The fourth book took me so long to finish, that while I was reading it, Stephen King went ahead and wrote a brand new Dark Tower book.  Supposedly, this new book would fit nicely between Wizard and Glass and The Wolves of the Calla.  And while I was eager to get back to the story of Eddie and Jake and the path of the beam (and Oy!), I decided to give the new book a quick read and see how it fits into the DT universe.

The Wind Through the Keyhole is actually three stories in one.  In the first, Roland and his ka-tet have just left the emerald palace where they find themselves at the end of Wizard and Glass.  They come to a huge river that they need to cross, and meet a lovely older man who has a ferry, and is happy to take them across.  And then he warns them about the coming storm…a “starkblast” and tells them to take shelter sooner than later.  Roland and friends find shelter just in time — the wind starts whipping and freezing, killing everything in its path.  As they wait out the storm, Roland tells them another story from his past…

Roland tells them of an adventure he had (not long after the affair of Susan Delgado), where he and his fellow gunslinger Jaime were sent to a nearby town to look into the mystery of what has been killing and terrorizing the locals.  Some report they had seen a bear, and some say a wolf.  Roland’s been told that perhaps it is a “skin man” — a cursed man that can shift shapes at ease.  When the skin man kills dozens at a local ranch, Roland and Jaime find the lone survivor, a young boy who is scared to death.  While waiting for a posse to round up some suspects, Roland tells young Bill his favorite story from when he was Bill’s age: The Wind Through the Keyhole.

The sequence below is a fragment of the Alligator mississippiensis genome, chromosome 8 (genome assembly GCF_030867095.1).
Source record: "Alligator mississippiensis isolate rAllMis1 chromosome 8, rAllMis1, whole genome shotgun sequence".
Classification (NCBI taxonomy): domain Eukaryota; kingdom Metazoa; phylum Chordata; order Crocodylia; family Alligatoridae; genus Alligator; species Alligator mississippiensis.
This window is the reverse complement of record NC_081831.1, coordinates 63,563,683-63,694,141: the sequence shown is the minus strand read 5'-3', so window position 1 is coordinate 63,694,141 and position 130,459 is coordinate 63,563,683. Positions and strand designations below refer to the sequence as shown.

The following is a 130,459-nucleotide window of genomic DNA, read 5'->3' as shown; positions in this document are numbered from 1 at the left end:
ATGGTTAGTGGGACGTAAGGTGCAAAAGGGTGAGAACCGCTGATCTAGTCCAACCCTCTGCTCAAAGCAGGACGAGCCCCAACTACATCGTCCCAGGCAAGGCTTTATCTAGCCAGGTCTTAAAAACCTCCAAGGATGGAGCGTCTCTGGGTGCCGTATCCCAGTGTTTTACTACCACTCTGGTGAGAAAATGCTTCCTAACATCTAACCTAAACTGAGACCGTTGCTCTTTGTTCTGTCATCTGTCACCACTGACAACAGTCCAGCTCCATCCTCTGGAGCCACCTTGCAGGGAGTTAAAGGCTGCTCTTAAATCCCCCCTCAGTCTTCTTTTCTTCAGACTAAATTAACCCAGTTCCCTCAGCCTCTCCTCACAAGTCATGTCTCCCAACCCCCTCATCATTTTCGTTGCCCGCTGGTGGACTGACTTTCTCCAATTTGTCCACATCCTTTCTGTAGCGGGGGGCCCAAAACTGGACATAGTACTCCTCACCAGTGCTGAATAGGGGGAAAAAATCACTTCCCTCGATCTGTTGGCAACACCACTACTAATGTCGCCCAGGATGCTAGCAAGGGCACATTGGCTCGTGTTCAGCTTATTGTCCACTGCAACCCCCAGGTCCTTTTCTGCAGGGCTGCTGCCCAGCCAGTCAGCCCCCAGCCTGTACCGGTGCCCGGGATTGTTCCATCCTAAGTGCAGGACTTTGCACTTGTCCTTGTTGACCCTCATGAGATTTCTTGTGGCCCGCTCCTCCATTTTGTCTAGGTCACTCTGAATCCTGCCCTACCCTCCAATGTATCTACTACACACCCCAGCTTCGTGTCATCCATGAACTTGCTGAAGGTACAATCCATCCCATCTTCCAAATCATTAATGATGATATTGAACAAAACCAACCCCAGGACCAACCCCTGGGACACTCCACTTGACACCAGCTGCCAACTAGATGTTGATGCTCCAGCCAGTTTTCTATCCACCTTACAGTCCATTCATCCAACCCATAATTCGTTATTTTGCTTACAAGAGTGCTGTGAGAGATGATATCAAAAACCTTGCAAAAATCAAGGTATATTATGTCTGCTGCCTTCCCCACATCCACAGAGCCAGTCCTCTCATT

This is a fairy tale, a story of a young boy named Tim who has lost his father and is suffering at the hands of his cruel stepfather, and who risks everything to save his mother.  Fans of Stephen King will see many details connecting this simple, yet pleasant tale, to the world of the Dark Tower…North Central Positronics, nineteen, gunslingers, dogans, and our old friend Randall Flagg.  Tim journeys through a dangerous land to find the famous Maerlyn the magician, looking for help for his mother.  He also finds himself stuck in a starkblast, along with a tiger and a bit of magic. And Tim himself grows up to become a brave gunslinger, the stuff of legends.

Not the most exciting Stephen King book out there, but a nice bit of storytelling, and it fits nicely between books four and five of the Dark Tower series.

03
Oct
12

Scootsa1000’s #CBR4 Review 45: Gone Girl by Gillian Flynn